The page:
An author accused of making anti-Semitic statements has been invited to speak at San Diego State.
On Sept. 29, SDSU’s Students for Justice in Palestine will host a discussion, “Palestine 101,” with Israeli author Miko Peled. Peled, the son of an Israeli general, has made a speaking career promoting non-violent resistance to the military occupation of the disputed territories in the West Bank.
Peled purports himself to be a “peace activist,” but he is not. Through Twitter and other social media, Peled regularly invokes ancient anti-Semitic tropes in his criticisms of Israel.
On Sept. 14, in response to the recently signed U.S.-Israeli aid package, Peled tweeted that Jews had a reputation for being “sleazy thieves.”
Peled’s tweet led to the cancellation of his speech at Princeton University. In a statement on Facebook, the Princeton Committee on Palestine wrote that Peled’s tweets were “anti-Semitic and hateful, (and) counterproductive to an educational event on the conflict.”
Leora Eisenberg, a Jewish freshman at Princeton University said that after his speech was cancelled, she was relieved.
“He is a bigot and an anti-Semite,” she said. “I was thrilled to see groups that claim to fight for human rights actually take their charge seriously by canceling his lecture.”
In the past year, Peled has tweeted that Israelis missed the “taste of Palestinian blood,” andcomparedIsrael — the Jewish state — to Nazi Germany. He hasadvocatedfor continued missile attacks on Israel and Israelis andbrandedIsraelis who serve in the IDF as “terrorists.”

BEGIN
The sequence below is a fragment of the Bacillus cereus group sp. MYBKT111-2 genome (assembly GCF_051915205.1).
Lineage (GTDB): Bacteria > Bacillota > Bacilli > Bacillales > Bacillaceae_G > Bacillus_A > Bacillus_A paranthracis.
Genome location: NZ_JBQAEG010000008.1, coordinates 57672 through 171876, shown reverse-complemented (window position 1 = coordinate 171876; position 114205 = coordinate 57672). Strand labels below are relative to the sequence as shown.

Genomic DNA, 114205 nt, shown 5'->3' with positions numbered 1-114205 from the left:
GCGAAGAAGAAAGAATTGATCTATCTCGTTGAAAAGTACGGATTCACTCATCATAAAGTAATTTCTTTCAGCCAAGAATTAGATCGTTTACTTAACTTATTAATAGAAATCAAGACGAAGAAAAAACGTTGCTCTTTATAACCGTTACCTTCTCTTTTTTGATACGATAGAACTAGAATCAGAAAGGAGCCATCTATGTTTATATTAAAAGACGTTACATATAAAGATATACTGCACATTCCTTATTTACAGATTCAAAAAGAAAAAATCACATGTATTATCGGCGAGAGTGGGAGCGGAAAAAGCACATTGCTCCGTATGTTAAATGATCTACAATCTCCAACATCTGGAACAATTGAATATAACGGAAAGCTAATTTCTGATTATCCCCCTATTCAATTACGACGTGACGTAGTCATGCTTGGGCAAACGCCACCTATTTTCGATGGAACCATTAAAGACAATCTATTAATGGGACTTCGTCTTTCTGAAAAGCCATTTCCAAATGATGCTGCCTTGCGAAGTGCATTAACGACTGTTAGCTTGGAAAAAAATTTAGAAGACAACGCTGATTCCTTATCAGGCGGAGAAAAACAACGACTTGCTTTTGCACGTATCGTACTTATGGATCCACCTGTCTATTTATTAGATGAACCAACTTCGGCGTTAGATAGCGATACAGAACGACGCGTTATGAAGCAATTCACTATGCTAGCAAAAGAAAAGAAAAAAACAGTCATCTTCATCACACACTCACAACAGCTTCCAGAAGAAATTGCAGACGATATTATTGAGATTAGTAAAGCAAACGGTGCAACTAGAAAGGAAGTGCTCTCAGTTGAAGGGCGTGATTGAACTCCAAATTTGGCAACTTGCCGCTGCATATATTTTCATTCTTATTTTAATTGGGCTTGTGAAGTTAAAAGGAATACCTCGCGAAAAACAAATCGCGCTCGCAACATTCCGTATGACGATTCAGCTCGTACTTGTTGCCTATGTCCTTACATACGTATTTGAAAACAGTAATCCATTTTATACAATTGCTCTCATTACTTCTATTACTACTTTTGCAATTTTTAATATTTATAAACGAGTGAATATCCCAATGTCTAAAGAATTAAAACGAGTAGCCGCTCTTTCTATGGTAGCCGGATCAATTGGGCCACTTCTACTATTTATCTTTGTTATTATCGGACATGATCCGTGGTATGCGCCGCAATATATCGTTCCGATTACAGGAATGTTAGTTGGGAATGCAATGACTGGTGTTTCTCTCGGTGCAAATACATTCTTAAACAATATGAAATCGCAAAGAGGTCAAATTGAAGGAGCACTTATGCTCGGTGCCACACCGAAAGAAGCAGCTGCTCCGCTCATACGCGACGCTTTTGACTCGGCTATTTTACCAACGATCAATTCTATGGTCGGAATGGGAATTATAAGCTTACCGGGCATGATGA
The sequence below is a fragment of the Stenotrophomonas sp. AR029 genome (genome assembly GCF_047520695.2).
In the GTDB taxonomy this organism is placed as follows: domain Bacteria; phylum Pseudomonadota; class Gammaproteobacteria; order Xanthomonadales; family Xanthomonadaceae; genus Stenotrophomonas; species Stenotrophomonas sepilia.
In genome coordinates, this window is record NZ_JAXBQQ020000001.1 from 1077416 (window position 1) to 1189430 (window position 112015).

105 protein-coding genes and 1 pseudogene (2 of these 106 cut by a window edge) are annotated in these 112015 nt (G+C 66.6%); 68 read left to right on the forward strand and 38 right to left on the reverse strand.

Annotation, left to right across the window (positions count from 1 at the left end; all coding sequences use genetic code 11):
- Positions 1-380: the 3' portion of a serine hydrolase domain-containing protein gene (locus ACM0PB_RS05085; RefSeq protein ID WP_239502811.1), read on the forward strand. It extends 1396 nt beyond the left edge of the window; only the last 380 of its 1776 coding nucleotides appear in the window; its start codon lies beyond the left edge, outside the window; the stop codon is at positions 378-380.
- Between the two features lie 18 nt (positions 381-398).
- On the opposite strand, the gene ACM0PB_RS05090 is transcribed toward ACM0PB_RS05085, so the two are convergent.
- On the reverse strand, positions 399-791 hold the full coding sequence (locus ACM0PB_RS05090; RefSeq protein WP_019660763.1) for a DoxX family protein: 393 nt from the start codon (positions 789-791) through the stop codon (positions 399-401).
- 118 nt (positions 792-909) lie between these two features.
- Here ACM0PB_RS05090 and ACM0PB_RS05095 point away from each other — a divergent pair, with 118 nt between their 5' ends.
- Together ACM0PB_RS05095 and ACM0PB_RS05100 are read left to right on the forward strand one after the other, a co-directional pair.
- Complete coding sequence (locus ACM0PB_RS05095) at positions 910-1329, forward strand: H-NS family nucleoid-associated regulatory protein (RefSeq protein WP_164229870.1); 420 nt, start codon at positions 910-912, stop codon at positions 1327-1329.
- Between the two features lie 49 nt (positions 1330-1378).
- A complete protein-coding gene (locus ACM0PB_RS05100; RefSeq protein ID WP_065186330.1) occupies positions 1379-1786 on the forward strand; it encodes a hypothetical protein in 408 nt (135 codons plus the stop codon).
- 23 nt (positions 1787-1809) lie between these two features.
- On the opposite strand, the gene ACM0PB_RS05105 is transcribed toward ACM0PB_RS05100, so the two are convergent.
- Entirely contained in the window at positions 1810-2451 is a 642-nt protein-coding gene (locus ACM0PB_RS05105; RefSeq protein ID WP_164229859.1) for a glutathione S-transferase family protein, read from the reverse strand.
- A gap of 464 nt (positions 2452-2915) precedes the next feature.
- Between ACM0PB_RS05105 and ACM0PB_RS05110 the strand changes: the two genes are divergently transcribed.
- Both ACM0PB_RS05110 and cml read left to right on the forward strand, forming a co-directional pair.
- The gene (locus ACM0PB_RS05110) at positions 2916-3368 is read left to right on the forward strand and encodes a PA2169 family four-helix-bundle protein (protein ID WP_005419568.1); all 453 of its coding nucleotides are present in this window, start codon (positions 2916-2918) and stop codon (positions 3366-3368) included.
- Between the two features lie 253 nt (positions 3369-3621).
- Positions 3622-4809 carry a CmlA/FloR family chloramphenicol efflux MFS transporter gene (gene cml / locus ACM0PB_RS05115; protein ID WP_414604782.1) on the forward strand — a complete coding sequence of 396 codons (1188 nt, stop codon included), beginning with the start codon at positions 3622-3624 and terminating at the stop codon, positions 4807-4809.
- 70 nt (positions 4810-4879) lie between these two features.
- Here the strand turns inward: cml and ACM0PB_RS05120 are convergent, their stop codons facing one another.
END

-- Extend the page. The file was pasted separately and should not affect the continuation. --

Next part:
His statement calling Israelis bloodthirsty regurgitates a centuries old anti-Semitic myththat accuses Jews of killing Christian babies for religious rituals. Worse, he justified his “sleazy thieves” accusation by saying that “for centuries Jews were portrayed as sleazy money lenders.”
Peled’s remarks and his upcoming visit have not gone unnoticed by Jewish students on campus.
“There is a line between anti-Zionism and anti-Semitism,” ISCOR junior Hilary Cohen said. “Peled has crossed that line. One can criticize Israel without using anti-Semitic rhetoric.”
Psychology junior Talia Raoufpur, who is Iranian and Jewish, said she was upset by the lack of attention his visit has garnered.
“Where are the activists who rose up against prejudice last semester?” she said.
SDSU has been the scene of several protests spurred on by activists that define the way our campus views oppression and identity.
In 2014, Take Back the Night drew attention to the violence college women uniquely facefrom rape culture.
This year, when conservative writer David Horowitz posted fliers on campus branding members of Students for Justice in Palestine as “terrorists,” the hashtag #NoHateAtState became a rallying cry for students who wanted to fight back against racial profiling and Islamophobia. SDSU students were unified under a single message: Neither hatred nor bigotry would go unaccounted for and they were going to stand up against hatred and discrimination.
David Horowitz’ fliers accused SJP members of being terrorists and the campus rallied in solidarity. It is baffling and hypocritical for activists in SJP -— who know too well what it is like to be profiled -— to invite a speaker who similarly profiles Jews and Israelis.
SJP’s invitation to Peled suggests they accept and condone his anti-Semitism and that his rhetoric is something to be accepted, celebrated and pondered. Unacceptable.
This is an opportunity for a conversation and a reckoning with anti-Semitic speech and its ramifications. We are capable of having difficult, nuanced conversations about the conflict between Israel and Palestine without having to resort to anti-Semitic rhetoric.
Activists who are silent: speak up. Heed the words of the late Martin Luther King Jr., who said, “In the End, we will remember not the words of our enemies, but the silence of our friends.”